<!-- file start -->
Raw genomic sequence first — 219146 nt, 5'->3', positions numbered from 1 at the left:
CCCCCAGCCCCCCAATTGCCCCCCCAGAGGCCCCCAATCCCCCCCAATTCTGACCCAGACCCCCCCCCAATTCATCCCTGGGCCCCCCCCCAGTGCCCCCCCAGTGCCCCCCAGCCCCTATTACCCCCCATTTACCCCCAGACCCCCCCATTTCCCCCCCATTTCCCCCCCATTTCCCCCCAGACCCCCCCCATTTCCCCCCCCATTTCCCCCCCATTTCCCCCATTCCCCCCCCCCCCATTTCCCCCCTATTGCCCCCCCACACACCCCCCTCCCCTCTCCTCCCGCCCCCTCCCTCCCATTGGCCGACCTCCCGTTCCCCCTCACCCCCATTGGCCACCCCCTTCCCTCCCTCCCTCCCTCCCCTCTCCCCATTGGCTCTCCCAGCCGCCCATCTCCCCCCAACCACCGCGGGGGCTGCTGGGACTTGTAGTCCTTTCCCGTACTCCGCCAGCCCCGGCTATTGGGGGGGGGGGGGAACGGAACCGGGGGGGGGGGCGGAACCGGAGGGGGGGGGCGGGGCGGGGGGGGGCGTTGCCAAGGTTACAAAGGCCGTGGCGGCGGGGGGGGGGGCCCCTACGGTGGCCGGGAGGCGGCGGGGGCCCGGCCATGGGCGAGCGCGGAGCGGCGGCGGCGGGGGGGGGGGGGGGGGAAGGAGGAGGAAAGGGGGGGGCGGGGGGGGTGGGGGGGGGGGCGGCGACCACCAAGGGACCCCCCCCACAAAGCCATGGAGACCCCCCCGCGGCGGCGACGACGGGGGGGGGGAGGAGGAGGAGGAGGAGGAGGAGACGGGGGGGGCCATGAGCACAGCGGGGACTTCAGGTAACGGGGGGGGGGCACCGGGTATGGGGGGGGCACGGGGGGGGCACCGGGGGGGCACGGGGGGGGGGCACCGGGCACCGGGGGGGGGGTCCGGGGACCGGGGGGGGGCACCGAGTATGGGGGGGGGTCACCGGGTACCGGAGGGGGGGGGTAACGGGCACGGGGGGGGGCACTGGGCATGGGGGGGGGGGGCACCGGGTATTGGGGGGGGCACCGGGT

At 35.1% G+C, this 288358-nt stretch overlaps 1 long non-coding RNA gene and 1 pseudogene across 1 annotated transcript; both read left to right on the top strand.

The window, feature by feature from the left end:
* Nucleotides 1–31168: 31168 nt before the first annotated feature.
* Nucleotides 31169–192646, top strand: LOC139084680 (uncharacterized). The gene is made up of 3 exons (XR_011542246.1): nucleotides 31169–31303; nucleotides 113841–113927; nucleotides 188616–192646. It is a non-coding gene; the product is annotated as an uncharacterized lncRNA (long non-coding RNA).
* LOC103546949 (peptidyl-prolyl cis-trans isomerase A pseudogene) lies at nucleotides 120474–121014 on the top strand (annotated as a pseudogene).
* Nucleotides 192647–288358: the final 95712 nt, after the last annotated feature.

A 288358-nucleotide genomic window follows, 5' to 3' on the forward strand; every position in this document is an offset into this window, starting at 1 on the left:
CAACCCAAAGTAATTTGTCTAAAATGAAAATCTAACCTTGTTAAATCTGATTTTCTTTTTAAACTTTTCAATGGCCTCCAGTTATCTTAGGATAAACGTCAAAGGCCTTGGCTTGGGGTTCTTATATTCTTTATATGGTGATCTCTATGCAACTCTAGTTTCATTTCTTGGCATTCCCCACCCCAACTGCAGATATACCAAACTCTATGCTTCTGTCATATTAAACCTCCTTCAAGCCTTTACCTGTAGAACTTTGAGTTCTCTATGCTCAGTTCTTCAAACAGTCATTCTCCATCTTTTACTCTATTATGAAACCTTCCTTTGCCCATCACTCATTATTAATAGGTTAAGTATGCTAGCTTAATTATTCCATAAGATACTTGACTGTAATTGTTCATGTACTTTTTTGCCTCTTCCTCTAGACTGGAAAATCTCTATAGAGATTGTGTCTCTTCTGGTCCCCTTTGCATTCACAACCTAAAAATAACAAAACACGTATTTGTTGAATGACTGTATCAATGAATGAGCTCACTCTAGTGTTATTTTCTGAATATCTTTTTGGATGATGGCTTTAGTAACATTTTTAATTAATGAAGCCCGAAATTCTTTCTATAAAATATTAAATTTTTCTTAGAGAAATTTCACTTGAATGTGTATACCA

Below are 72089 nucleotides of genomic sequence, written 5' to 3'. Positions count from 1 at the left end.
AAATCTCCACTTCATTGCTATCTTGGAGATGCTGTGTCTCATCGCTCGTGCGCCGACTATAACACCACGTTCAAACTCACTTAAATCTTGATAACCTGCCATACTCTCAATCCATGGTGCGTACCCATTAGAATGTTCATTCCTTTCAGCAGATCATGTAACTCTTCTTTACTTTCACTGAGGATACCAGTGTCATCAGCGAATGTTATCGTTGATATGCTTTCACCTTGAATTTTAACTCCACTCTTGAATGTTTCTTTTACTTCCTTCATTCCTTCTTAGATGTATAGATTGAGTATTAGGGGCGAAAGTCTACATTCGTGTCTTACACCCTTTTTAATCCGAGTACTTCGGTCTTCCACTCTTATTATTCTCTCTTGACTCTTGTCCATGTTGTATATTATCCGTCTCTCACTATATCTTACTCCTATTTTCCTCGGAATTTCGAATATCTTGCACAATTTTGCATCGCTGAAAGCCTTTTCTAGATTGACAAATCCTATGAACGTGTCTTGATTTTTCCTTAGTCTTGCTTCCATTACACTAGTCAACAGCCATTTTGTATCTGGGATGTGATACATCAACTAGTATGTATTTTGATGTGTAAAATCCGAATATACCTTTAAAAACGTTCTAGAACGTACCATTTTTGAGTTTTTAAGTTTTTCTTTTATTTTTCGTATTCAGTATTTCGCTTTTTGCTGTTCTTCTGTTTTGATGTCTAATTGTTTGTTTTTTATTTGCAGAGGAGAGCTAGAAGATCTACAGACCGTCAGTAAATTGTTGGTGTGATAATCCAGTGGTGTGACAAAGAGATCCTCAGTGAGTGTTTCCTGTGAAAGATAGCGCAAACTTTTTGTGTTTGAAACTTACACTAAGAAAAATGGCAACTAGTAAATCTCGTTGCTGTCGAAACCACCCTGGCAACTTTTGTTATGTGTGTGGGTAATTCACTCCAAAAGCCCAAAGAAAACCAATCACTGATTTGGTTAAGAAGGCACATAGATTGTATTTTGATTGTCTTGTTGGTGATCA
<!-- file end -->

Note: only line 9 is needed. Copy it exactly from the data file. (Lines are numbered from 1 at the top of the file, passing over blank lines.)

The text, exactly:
A 288358-nucleotide genomic window follows, 5' to 3' on the forward strand; every position in this document is an offset into this window, starting at 1 on the left: